I never planned to develop a program to provide free treatment for women with obstetric fistula. In fact, before founding IOWD in 2003, I did not know what obstetric fistula was. I was working for the US State Department as an English teacher at the American Cultural Center in Niamey, Niger. While there, I learned about a group of about 80 women - all suffering from obstetric fistula, but lacking access to treatment - who lived in a courtyard at the National Hospital. Some had lived there for 20 years! Upon returning home, to New York, I asked my own gynecologist about the problem. I also conducted my own research and knew I had to do something. It was unfathomable to me that women could be living like this in today's world!
I met women and children who were ostracized and living in shame; they were hidden because of their injuries. I just could not walk away.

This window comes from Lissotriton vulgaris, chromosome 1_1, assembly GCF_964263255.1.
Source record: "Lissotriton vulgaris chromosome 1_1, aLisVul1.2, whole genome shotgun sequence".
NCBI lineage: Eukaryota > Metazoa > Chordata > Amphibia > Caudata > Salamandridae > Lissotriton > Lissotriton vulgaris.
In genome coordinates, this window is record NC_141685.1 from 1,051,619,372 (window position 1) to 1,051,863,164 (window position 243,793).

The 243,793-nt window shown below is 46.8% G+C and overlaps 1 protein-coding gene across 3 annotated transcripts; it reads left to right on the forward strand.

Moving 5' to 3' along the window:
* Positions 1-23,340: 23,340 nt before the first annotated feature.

The rest is history. Today, IOWD has evolved from an organization that treats only women with obstetric fistula to include children who are brought to our clinics by their mothers. We have a rotating group of more than 250 committed maternal and child professionals who volunteer their time and expertise to treat women and children who would otherwise receive no care for their illness. Together with partners in host countries where our operations are based, we have examined close to 4,000 women and children. More than 2,200 have received surgery that has restored their well being and allowed them to resume normal life.